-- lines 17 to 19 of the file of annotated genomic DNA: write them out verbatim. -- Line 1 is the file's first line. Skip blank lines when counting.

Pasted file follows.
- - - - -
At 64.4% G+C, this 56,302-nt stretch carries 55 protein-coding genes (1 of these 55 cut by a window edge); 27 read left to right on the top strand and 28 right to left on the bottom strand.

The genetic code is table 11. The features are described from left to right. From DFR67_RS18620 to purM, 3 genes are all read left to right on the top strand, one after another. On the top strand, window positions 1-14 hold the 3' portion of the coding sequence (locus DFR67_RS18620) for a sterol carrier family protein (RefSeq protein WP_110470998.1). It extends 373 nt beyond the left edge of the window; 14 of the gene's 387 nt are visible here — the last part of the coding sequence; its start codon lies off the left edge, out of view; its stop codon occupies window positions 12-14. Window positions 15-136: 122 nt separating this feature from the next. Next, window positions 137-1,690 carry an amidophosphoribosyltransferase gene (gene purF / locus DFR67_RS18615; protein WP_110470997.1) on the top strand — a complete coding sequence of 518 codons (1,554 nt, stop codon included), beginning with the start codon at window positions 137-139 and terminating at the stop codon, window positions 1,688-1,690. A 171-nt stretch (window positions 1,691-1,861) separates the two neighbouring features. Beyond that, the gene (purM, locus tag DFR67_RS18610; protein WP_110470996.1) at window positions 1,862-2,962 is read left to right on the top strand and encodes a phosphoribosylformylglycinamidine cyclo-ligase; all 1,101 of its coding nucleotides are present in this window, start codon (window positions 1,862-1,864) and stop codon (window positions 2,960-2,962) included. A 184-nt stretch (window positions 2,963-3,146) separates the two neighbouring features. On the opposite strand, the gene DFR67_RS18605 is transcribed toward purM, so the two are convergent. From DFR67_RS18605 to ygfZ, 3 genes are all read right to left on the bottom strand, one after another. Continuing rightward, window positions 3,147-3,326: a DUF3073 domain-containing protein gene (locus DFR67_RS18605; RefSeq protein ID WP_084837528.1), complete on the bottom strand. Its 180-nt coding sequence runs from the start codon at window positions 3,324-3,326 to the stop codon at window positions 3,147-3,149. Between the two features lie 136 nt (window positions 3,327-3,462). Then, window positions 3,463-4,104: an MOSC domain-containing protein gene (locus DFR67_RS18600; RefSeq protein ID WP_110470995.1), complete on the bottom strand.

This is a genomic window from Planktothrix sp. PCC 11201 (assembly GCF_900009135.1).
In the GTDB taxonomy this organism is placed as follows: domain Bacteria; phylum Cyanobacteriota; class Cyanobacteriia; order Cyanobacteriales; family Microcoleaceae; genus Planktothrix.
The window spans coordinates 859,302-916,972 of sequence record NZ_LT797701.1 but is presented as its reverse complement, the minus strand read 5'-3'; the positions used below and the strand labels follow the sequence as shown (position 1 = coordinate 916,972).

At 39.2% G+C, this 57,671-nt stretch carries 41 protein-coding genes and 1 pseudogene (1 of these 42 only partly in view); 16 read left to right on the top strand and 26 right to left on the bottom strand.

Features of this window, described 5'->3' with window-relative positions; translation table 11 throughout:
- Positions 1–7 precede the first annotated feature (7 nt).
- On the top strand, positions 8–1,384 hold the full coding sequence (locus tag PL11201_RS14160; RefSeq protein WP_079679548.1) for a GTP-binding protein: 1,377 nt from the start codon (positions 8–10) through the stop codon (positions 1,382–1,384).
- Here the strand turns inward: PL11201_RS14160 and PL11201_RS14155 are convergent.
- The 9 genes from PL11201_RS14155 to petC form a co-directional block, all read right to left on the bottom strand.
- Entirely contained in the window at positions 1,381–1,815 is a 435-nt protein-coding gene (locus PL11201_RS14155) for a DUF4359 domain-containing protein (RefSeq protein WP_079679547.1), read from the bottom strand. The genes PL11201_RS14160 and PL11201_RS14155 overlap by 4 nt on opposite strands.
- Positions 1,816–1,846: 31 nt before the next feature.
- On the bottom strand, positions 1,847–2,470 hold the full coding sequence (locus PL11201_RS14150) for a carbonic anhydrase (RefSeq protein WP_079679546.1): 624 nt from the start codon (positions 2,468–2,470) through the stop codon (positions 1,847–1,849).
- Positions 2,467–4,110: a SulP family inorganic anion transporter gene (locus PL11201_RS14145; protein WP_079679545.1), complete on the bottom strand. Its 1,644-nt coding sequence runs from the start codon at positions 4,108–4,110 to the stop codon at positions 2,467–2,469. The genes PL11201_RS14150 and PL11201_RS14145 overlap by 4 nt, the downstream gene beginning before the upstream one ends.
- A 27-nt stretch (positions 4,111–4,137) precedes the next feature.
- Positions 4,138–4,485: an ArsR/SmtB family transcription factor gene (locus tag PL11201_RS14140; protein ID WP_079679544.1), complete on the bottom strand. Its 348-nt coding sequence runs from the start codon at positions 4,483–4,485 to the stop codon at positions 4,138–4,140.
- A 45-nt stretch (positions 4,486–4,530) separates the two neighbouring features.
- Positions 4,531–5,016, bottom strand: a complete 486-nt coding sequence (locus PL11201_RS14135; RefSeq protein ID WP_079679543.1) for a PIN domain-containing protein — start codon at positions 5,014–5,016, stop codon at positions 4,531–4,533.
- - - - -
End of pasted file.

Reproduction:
- Positions 4,138–4,485: an ArsR/SmtB family transcription factor gene (locus tag PL11201_RS14140; protein ID WP_079679544.1), complete on the bottom strand. Its 348-nt coding sequence runs from the start codon at positions 4,483–4,485 to the stop codon at positions 4,138–4,140.
- A 45-nt stretch (positions 4,486–4,530) separates the two neighbouring features.
- Positions 4,531–5,016, bottom strand: a complete 486-nt coding sequence (locus PL11201_RS14135; RefSeq protein ID WP_079679543.1) for a PIN domain-containing protein — start codon at positions 5,014–5,016, stop codon at positions 4,531–4,533.